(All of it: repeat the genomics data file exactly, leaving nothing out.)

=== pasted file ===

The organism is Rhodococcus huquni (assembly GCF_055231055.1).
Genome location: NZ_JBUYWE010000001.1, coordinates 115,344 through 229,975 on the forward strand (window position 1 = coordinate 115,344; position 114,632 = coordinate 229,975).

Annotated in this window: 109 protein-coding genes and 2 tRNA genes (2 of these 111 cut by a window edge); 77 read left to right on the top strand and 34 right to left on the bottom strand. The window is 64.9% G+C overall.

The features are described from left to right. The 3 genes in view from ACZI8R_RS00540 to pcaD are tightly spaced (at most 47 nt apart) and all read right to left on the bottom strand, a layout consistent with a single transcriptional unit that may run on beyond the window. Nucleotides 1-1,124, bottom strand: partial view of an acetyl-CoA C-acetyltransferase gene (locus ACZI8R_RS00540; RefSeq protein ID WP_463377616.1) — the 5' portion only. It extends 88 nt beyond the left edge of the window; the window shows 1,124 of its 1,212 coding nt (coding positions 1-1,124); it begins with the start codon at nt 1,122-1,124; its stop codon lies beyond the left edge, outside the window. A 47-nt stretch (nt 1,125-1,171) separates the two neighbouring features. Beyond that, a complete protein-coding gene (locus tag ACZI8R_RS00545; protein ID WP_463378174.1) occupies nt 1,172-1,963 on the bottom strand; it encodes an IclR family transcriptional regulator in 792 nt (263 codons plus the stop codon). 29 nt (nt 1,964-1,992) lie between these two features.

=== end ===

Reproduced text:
The organism is Rhodococcus huquni (assembly GCF_055231055.1).
Genome location: NZ_JBUYWE010000001.1, coordinates 115,344 through 229,975 on the forward strand (window position 1 = coordinate 115,344; position 114,632 = coordinate 229,975).

Annotated in this window: 109 protein-coding genes and 2 tRNA genes (2 of these 111 cut by a window edge); 77 read left to right on the top strand and 34 right to left on the bottom strand. The window is 64.9% G+C overall.

The features are described from left to right. The 3 genes in view from ACZI8R_RS00540 to pcaD are tightly spaced (at most 47 nt apart) and all read right to left on the bottom strand, a layout consistent with a single transcriptional unit that may run on beyond the window. Nucleotides 1-1,124, bottom strand: partial view of an acetyl-CoA C-acetyltransferase gene (locus ACZI8R_RS00540; RefSeq protein ID WP_463377616.1) — the 5' portion only. It extends 88 nt beyond the left edge of the window; the window shows 1,124 of its 1,212 coding nt (coding positions 1-1,124); it begins with the start codon at nt 1,122-1,124; its stop codon lies beyond the left edge, outside the window. A 47-nt stretch (nt 1,125-1,171) separates the two neighbouring features. Beyond that, a complete protein-coding gene (locus tag ACZI8R_RS00545; protein ID WP_463378174.1) occupies nt 1,172-1,963 on the bottom strand; it encodes an IclR family transcriptional regulator in 792 nt (263 codons plus the stop codon). 29 nt (nt 1,964-1,992) lie between these two features.